Shed Light on the Realities of Mental Health
By Contributing Author, Kate Harveston
People share their mental health experiences in many places — therapists’ offices, online forums, and school groups. However, many struggle to discuss this topic in the workplace.
This trend is likely due to the nature of the environment. Employers often expect you to work diligently without complaint, and many cultures push for fast-paced work without adequate breaks.
When workers reach their limits, companies replace them. Fortunately, an increasing number of businesses are working to change this attitude. Whether you’re an employee or boss, discover six ways to help normalize mental health discussions in your workplace.
1. Wellness and Mindfulness Initiatives
Healthy snack options, diverse fitness facilities, and on-site counselors are essential components of any comprehensive wellness program. Health involves all aspects of the body. Consider a holistic approach if you seek better conditions for yourself and colleagues.
Mindfulness programs foster improved mental health by enabling individuals to recognize their emotions and deal with them constructively. You may often ignore feelings of sadness or anger to keep your workflow efficient. However, acknowledging these feelings helps you work through and eliminate them.
2. Mental Health Care Coverage
Check if your company offers a sufficient health care plan, including mental health services such as therapy or counseling. If there’s room for improvement, contact higher-ups about changes you’d like to see.
If your job is lacking mental health care coverage, enlist the help of local counselors to procure services for employees. You may be able to secure discounted rates. Accessible healthcare programs reduce the number of absent days among employees and boost their productivity rates. Depression accounts for 35% of reduced cognition at work and interferes with physical tasks at least 20% of the time.
3. Assistance Programs
Employee assistance programs help workers resume job obligations after rehab. These initiatives provide resources for reintegration, retraining and general on-the-job support. Overworking is a common issue for people recovering from addiction in particular, as they may feel the need to prove themselves or stay distracted from their addictions.
Working too hard isn’t healthy for anyone, however, which is why it’s crucial to keep workloads at reasonable levels. Develop policies for a smooth transition, including educating coworkers and higher-ups.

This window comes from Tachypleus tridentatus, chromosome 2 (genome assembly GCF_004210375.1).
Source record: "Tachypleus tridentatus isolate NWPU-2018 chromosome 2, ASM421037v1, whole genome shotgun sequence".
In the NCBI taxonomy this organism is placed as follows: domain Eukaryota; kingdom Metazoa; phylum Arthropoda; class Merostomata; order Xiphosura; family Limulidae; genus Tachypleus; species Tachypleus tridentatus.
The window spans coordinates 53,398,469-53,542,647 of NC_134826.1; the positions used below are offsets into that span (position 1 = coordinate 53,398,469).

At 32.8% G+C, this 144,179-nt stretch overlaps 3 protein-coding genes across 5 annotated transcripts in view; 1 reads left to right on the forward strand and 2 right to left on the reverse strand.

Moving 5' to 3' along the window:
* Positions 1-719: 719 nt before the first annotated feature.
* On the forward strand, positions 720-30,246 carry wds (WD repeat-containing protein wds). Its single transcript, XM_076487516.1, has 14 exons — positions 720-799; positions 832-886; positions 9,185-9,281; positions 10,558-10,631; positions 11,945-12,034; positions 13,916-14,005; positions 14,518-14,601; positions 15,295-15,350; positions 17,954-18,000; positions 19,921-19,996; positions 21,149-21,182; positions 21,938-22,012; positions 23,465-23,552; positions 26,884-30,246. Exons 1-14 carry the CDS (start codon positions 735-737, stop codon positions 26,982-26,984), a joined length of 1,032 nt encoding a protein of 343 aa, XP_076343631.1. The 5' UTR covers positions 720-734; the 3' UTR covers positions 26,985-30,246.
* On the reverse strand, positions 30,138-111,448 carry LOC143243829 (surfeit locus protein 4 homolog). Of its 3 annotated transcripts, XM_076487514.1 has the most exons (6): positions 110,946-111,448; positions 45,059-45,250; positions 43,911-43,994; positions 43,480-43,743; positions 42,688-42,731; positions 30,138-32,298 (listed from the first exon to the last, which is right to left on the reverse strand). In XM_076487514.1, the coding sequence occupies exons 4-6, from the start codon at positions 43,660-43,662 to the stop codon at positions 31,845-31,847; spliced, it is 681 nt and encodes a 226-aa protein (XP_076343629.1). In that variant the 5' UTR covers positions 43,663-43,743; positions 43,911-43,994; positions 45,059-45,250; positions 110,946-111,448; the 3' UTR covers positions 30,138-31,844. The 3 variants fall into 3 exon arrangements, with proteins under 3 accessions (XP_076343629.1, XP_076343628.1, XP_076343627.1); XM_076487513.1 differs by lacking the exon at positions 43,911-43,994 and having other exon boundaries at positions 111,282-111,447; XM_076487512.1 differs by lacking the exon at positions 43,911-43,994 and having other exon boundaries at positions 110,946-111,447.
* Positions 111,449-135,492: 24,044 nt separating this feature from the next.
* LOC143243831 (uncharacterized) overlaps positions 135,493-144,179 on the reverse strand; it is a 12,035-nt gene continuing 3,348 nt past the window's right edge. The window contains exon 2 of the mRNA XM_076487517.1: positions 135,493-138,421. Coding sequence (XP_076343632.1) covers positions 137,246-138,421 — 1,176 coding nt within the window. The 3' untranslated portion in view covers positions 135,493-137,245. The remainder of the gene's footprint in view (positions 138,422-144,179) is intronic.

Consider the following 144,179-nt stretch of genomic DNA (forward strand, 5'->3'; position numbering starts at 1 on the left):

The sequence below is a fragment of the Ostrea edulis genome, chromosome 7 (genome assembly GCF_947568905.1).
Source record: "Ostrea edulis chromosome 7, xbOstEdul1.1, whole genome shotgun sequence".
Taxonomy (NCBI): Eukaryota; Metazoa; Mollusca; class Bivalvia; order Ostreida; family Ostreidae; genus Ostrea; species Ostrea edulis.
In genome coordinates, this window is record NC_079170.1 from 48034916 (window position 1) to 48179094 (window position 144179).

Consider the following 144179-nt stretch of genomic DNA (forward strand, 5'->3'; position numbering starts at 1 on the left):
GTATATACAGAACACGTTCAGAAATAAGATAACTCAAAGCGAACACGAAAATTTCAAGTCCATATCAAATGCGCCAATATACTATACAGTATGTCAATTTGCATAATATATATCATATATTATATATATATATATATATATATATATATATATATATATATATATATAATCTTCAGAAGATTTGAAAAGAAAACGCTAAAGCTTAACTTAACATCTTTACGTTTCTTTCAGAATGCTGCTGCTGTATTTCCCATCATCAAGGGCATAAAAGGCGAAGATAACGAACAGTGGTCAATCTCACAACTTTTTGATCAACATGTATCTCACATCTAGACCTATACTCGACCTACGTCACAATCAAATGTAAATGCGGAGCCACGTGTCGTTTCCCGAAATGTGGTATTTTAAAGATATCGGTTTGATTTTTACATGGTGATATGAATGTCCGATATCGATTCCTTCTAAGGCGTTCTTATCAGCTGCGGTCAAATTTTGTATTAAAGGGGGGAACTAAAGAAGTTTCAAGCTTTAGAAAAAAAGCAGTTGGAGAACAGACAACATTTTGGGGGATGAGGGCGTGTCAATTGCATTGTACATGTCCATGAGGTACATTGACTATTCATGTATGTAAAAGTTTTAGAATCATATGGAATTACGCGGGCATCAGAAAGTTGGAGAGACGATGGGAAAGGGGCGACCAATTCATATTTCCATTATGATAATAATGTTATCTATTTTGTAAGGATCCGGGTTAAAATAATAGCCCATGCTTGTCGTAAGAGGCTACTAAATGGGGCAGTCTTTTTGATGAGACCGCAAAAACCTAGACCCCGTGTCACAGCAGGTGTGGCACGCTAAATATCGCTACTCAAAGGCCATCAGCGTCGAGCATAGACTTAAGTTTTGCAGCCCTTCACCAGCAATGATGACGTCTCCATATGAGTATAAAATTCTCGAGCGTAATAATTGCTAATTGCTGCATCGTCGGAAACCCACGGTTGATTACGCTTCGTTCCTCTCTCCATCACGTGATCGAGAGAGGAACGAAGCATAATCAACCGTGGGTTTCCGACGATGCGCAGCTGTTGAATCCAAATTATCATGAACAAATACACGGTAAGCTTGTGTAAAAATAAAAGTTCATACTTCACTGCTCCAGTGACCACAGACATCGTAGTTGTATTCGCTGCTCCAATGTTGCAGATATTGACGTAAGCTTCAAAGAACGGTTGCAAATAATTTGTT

4. Voluntary Check-Ins
If you’re an employer, you may hesitate to discuss mental health for fear of being invasive. However, it helps employees immensely. Offer optional check-ins to give employees a chance to talk. Most people want someone to talk to about their issues. Finding common threads among coworkers or bosses can be an experience that enhances your overall work relationship.
Some workers may avoid taking voluntary check-ins due to discomfort, but don’t let them fall by the wayside. Let them know other company resources are available if they need a listening ear.
5. Support Groups
Workers often create support groups specifically for those struggling with addiction or other mental health issues. Socializing with others about something you all understand can be a great bonding experience.
Coworkers who’ve been through the battle can reassure you about the anxiety surrounding mental health stigma. You can share as much or as little as you like, gradually working your way through it.
6. Work-Life Balance
Sometimes it’s necessary to take a mental health day to recharge. This practice only helps you achieve your best. If you come to work on bad days, you’re more likely to lack energy and ambition. Instead, take a break without feeling guilty.
Check-in with colleagues to see how they’re managing the work-life balance. Encourage them to ask for help.
While some respond to impending episodes by shutting down, others try to power through it or occupy their minds. Let them know it’s okay to take a break. Be clear and honest about time off policies.
Bringing Mental Health Issues into the Light
If we improve the conversation around mental health, it gives individuals room to be human. The typical workplace doesn’t contain gears and cogs — it’s home to people who try their best every day.
Preserve your workplace’s humanity by reaching out to colleagues and speaking up for wellness initiatives.